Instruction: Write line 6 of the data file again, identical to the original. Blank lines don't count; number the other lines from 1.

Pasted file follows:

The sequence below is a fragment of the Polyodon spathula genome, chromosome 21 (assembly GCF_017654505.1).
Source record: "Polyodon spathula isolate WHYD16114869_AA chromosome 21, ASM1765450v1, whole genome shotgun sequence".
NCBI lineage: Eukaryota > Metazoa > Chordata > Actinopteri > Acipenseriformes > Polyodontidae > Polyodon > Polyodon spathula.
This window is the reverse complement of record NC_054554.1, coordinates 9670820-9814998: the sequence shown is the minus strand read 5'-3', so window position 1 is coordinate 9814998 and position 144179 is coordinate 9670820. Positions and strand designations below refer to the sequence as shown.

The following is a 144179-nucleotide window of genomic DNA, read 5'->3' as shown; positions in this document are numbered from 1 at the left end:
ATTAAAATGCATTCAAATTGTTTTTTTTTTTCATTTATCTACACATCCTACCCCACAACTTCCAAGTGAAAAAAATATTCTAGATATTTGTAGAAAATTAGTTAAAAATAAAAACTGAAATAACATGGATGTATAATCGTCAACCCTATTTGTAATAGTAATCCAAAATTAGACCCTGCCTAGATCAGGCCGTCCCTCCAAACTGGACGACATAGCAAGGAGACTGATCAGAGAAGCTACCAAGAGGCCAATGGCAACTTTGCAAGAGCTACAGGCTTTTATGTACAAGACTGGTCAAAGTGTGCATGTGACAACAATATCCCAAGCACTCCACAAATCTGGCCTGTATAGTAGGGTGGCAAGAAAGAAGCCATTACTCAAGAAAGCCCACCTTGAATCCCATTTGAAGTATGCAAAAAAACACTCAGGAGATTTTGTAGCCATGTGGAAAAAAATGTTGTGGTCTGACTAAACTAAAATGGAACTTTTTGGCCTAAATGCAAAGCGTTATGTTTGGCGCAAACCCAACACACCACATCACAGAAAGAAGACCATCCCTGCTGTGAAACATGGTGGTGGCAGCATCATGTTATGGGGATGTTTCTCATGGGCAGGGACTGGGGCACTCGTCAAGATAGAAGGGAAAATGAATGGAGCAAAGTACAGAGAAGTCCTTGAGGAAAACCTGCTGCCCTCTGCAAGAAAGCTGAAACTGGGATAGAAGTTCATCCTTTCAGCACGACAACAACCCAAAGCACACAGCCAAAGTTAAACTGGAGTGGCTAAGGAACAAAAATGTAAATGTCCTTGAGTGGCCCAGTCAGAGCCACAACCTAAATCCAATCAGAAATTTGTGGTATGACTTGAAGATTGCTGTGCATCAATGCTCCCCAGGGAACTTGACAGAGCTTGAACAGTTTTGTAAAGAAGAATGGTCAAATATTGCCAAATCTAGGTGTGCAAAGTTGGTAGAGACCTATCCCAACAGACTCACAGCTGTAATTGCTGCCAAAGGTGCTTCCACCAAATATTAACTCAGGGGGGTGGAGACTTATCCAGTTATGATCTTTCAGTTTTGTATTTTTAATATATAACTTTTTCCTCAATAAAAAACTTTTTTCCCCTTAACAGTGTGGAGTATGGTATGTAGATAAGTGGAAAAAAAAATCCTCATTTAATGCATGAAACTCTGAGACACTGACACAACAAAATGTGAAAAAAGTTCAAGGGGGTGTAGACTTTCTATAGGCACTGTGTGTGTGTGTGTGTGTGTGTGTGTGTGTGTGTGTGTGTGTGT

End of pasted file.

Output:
ATTAAAATGCATTCAAATTGTTTTTTTTTTTCATTTATCTACACATCCTACCCCACAACTTCCAAGTGAAAAAAATATTCTAGATATTTGTAGAAAATTAGTTAAAAATAAAAACTGAAATAACATGGATGTATAATCGTCAACCCTATTTGTAATAGTAATCCAAAATTAGACCCTGCCTAGATCAGGCCGTCCCTCCAAACTGGACGACATAGCAAGGAGACTGATCAGAGAAGCTACCAAGAGGCCAATGGCAACTTTGCAAGAGCTACAGGCTTTTATGTACAAGACTGGTCAAAGTGTGCATGTGACAACAATATCCCAAGCACTCCACAAATCTGGCCTGTATAGTAGGGTGGCAAGAAAGAAGCCATTACTCAAGAAAGCCCACCTTGAATCCCATTTGAAGTATGCAAAAAAACACTCAGGAGATTTTGTAGCCATGTGGAAAAAAATGTTGTGGTCTGACTAAACTAAAATGGAACTTTTTGGCCTAAATGCAAAGCGTTATGTTTGGCGCAAACCCAACACACCACATCACAGAAAGAAGACCATCCCTGCTGTGAAACATGGTGGTGGCAGCATCATGTTATGGGGATGTTTCTCATGGGCAGGGACTGGGGCACTCGTCAAGATAGAAGGGAAAATGAATGGAGCAAAGTACAGAGAAGTCCTTGAGGAAAACCTGCTGCCCTCTGCAAGAAAGCTGAAACTGGGATAGAAGTTCATCCTTTCAGCACGACAACAACCCAAAGCACACAGCCAAAGTTAAACTGGAGTGGCTAAGGAACAAAAATGTAAATGTCCTTGAGTGGCCCAGTCAGAGCCACAACCTAAATCCAATCAGAAATTTGTGGTATGACTTGAAGATTGCTGTGCATCAATGCTCCCCAGGGAACTTGACAGAGCTTGAACAGTTTTGTAAAGAAGAATGGTCAAATATTGCCAAATCTAGGTGTGCAAAGTTGGTAGAGACCTATCCCAACAGACTCACAGCTGTAATTGCTGCCAAAGGTGCTTCCACCAAATATTAACTCAGGGGGGTGGAGACTTATCCAGTTATGATCTTTCAGTTTTGTATTTTTAATATATAACTTTTTCCTCAATAAAAAACTTTTTTCCCCTTAACAGTGTGGAGTATGGTATGTAGATAAGTGGAAAAAAAAATCCTCATTTAATGCATGAAACTCTGAGACACTGACACAACAAAATGTGAAAAAAGTTCAAGGGGGTGTAGACTTTCTATAGGCACTGTGTGTGTGTGTGTGTGTGTGTGTGTGTGTGTGTGTGTGTGTGT